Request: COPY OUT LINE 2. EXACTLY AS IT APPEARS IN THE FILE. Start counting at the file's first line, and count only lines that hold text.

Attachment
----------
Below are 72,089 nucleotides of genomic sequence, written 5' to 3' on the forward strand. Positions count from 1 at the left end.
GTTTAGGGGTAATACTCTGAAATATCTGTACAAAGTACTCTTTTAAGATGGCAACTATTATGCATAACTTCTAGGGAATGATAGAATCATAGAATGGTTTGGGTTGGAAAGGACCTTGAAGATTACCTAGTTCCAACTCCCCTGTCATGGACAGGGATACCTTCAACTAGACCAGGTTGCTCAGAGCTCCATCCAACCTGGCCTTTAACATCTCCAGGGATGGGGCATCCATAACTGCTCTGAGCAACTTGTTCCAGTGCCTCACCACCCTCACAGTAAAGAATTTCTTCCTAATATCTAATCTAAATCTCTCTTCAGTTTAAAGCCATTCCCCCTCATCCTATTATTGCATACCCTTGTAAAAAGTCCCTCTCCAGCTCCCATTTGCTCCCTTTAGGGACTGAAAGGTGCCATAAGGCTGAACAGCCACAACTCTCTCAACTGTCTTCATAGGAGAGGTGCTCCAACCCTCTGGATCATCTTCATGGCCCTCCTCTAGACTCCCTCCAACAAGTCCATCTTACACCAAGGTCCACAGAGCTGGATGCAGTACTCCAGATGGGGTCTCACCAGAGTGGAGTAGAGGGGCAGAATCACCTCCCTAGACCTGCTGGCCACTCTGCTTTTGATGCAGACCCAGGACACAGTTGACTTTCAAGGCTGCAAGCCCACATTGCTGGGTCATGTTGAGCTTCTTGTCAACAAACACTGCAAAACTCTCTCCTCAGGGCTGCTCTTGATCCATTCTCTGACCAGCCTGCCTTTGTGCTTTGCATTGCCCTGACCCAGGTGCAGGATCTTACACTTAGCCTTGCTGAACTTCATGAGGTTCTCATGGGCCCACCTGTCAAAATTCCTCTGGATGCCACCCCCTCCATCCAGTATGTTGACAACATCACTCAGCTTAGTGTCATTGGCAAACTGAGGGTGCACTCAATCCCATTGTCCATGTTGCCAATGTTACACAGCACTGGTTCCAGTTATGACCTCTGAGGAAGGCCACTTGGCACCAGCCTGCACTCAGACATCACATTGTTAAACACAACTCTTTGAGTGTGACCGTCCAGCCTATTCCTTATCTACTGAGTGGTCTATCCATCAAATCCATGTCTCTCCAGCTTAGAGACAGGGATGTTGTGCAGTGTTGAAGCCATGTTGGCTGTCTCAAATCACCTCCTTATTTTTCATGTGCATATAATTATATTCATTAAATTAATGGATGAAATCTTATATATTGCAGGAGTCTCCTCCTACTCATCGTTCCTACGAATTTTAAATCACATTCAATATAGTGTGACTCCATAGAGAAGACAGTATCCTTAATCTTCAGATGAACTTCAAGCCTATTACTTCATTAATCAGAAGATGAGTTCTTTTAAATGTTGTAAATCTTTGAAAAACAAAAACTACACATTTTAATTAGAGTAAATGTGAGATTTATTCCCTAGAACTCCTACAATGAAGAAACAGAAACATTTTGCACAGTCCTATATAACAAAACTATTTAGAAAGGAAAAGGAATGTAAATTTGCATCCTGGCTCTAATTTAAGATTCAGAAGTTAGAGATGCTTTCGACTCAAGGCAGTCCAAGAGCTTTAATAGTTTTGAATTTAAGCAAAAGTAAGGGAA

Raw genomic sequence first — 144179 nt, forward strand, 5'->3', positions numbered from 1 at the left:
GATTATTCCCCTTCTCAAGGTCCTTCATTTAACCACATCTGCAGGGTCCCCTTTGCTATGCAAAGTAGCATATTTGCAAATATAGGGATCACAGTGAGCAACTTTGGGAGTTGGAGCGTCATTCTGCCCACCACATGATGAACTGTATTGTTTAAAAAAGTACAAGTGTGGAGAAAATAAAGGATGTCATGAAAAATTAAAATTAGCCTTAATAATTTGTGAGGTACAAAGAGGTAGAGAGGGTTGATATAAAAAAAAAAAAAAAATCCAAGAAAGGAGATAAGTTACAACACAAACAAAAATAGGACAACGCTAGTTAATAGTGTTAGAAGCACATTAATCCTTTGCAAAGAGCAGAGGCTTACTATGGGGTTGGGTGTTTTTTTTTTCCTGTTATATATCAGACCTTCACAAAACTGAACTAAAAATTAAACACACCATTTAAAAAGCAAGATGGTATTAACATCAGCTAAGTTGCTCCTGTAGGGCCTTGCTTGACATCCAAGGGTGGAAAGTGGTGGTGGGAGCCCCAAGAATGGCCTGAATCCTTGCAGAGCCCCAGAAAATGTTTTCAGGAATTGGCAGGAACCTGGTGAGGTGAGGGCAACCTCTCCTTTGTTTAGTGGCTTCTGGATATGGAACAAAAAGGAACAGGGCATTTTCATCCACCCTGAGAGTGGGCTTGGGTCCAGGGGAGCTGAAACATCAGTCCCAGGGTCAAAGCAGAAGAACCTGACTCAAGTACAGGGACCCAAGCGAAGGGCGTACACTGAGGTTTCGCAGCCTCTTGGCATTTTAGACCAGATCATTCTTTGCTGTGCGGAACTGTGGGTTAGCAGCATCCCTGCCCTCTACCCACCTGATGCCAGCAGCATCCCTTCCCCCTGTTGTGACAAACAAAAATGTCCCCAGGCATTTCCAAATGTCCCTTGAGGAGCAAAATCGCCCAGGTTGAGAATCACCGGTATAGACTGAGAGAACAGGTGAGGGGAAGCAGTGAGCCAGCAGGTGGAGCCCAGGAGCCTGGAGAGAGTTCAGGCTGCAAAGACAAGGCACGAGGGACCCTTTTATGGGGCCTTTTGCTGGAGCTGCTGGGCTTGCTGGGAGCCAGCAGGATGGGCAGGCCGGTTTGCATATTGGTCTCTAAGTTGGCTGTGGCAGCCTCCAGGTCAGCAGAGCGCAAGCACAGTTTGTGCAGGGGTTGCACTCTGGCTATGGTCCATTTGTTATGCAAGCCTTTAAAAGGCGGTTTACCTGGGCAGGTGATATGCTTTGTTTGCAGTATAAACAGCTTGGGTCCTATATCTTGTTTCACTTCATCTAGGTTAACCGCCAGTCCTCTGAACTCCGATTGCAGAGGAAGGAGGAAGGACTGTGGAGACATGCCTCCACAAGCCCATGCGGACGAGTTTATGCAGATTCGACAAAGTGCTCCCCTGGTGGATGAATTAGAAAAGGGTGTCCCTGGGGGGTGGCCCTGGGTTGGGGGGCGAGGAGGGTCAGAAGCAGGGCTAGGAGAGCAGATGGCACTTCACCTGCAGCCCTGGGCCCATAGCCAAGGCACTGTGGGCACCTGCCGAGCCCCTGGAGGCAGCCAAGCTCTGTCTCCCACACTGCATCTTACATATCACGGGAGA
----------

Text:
GTTTAGGGGTAATACTCTGAAATATCTGTACAAAGTACTCTTTTAAGATGGCAACTATTATGCATAACTTCTAGGGAATGATAGAATCATAGAATGGTTTGGGTTGGAAAGGACCTTGAAGATTACCTAGTTCCAACTCCCCTGTCATGGACAGGGATACCTTCAACTAGACCAGGTTGCTCAGAGCTCCATCCAACCTGGCCTTTAACATCTCCAGGGATGGGGCATCCATAACTGCTCTGAGCAACTTGTTCCAGTGCCTCACCACCCTCACAGTAAAGAATTTCTTCCTAATATCTAATCTAAATCTCTCTTCAGTTTAAAGCCATTCCCCCTCATCCTATTATTGCATACCCTTGTAAAAAGTCCCTCTCCAGCTCCCATTTGCTCCCTTTAGGGACTGAAAGGTGCCATAAGGCTGAACAGCCACAACTCTCTCAACTGTCTTCATAGGAGAGGTGCTCCAACCCTCTGGATCATCTTCATGGCCCTCCTCTAGACTCCCTCCAACAAGTCCATCTTACACCAAGGTCCACAGAGCTGGATGCAGTACTCCAGATGGGGTCTCACCAGAGTGGAGTAGAGGGGCAGAATCACCTCCCTAGACCTGCTGGCCACTCTGCTTTTGATGCAGACCCAGGACACAGTTGACTTTCAAGGCTGCAAGCCCACATTGCTGGGTCATGTTGAGCTTCTTGTCAACAAACACTGCAAAACTCTCTCCTCAGGGCTGCTCTTGATCCATTCTCTGACCAGCCTGCCTTTGTGCTTTGCATTGCCCTGACCCAGGTGCAGGATCTTACACTTAGCCTTGCTGAACTTCATGAGGTTCTCATGGGCCCACCTGTCAAAATTCCTCTGGATGCCACCCCCTCCATCCAGTATGTTGACAACATCACTCAGCTTAGTGTCATTGGCAAACTGAGGGTGCACTCAATCCCATTGTCCATGTTGCCAATGTTACACAGCACTGGTTCCAGTTATGACCTCTGAGGAAGGCCACTTGGCACCAGCCTGCACTCAGACATCACATTGTTAAACACAACTCTTTGAGTGTGACCGTCCAGCCTATTCCTTATCTACTGAGTGGTCTATCCATCAAATCCATGTCTCTCCAGCTTAGAGACAGGGATGTTGTGCAGTGTTGAAGCCATGTTGGCTGTCTCAAATCACCTCCTTATTTTTCATGTGCATATAATTATATTCATTAAATTAATGGATGAAATCTTATATATTGCAGGAGTCTCCTCCTACTCATCGTTCCTACGAATTTTAAATCACATTCAATATAGTGTGACTCCATAGAGAAGACAGTATCCTTAATCTTCAGATGAACTTCAAGCCTATTACTTCATTAATCAGAAGATGAGTTCTTTTAAATGTTGTAAATCTTTGAAAAACAAAAACTACACATTTTAATTAGAGTAAATGTGAGATTTATTCCCTAGAACTCCTACAATGAAGAAACAGAAACATTTTGCACAGTCCTATATAACAAAACTATTTAGAAAGGAAAAGGAATGTAAATTTGCATCCTGGCTCTAATTTAAGATTCAGAAGTTAGAGATGCTTTCGACTCAAGGCAGTCCAAGAGCTTTAATAGTTTTGAATTTAAGCAAAAGTAAGGGAA